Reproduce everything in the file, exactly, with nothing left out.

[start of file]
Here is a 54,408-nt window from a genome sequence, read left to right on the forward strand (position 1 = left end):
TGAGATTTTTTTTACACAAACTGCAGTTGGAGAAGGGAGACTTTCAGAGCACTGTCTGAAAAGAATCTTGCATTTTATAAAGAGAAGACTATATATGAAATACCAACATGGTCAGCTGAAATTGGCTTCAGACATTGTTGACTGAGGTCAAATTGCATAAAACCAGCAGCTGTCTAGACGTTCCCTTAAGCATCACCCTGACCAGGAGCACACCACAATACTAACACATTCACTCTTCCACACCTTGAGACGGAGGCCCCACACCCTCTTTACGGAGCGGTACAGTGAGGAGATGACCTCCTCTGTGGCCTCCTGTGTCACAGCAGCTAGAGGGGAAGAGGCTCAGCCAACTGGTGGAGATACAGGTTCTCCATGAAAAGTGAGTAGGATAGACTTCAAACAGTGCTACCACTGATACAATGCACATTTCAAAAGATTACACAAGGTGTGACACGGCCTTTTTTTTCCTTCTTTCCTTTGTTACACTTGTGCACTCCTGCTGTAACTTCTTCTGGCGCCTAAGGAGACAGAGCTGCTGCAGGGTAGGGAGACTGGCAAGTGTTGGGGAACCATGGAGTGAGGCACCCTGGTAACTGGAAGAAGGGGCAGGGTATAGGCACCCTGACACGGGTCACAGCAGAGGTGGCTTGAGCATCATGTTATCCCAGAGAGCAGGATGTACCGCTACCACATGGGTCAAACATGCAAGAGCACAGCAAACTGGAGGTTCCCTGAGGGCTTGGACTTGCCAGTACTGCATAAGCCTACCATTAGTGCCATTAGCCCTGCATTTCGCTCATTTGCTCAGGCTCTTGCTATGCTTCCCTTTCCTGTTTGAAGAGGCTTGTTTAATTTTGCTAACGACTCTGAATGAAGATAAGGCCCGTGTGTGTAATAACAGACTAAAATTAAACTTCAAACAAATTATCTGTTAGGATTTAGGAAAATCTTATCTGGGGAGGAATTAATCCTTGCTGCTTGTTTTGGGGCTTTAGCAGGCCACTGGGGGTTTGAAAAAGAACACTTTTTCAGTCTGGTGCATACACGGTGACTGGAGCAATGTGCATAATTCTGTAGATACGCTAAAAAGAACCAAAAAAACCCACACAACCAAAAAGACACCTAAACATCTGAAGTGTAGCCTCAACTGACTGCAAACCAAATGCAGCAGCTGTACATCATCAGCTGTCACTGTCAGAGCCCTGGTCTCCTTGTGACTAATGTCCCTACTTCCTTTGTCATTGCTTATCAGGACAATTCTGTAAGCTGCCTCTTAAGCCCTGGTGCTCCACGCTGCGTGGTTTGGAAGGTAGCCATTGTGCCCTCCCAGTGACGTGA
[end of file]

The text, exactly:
Here is a 54,408-nt window from a genome sequence, read left to right on the forward strand (position 1 = left end):
TGAGATTTTTTTTACACAAACTGCAGTTGGAGAAGGGAGACTTTCAGAGCACTGTCTGAAAAGAATCTTGCATTTTATAAAGAGAAGACTATATATGAAATACCAACATGGTCAGCTGAAATTGGCTTCAGACATTGTTGACTGAGGTCAAATTGCATAAAACCAGCAGCTGTCTAGACGTTCCCTTAAGCATCACCCTGACCAGGAGCACACCACAATACTAACACATTCACTCTTCCACACCTTGAGACGGAGGCCCCACACCCTCTTTACGGAGCGGTACAGTGAGGAGATGACCTCCTCTGTGGCCTCCTGTGTCACAGCAGCTAGAGGGGAAGAGGCTCAGCCAACTGGTGGAGATACAGGTTCTCCATGAAAAGTGAGTAGGATAGACTTCAAACAGTGCTACCACTGATACAATGCACATTTCAAAAGATTACACAAGGTGTGACACGGCCTTTTTTTTCCTTCTTTCCTTTGTTACACTTGTGCACTCCTGCTGTAACTTCTTCTGGCGCCTAAGGAGACAGAGCTGCTGCAGGGTAGGGAGACTGGCAAGTGTTGGGGAACCATGGAGTGAGGCACCCTGGTAACTGGAAGAAGGGGCAGGGTATAGGCACCCTGACACGGGTCACAGCAGAGGTGGCTTGAGCATCATGTTATCCCAGAGAGCAGGATGTACCGCTACCACATGGGTCAAACATGCAAGAGCACAGCAAACTGGAGGTTCCCTGAGGGCTTGGACTTGCCAGTACTGCATAAGCCTACCATTAGTGCCATTAGCCCTGCATTTCGCTCATTTGCTCAGGCTCTTGCTATGCTTCCCTTTCCTGTTTGAAGAGGCTTGTTTAATTTTGCTAACGACTCTGAATGAAGATAAGGCCCGTGTGTGTAATAACAGACTAAAATTAAACTTCAAACAAATTATCTGTTAGGATTTAGGAAAATCTTATCTGGGGAGGAATTAATCCTTGCTGCTTGTTTTGGGGCTTTAGCAGGCCACTGGGGGTTTGAAAAAGAACACTTTTTCAGTCTGGTGCATACACGGTGACTGGAGCAATGTGCATAATTCTGTAGATACGCTAAAAAGAACCAAAAAAACCCACACAACCAAAAAGACACCTAAACATCTGAAGTGTAGCCTCAACTGACTGCAAACCAAATGCAGCAGCTGTACATCATCAGCTGTCACTGTCAGAGCCCTGGTCTCCTTGTGACTAATGTCCCTACTTCCTTTGTCATTGCTTATCAGGACAATTCTGTAAGCTGCCTCTTAAGCCCTGGTGCTCCACGCTGCGTGGTTTGGAAGGTAGCCATTGTGCCCTCCCAGTGACGTGA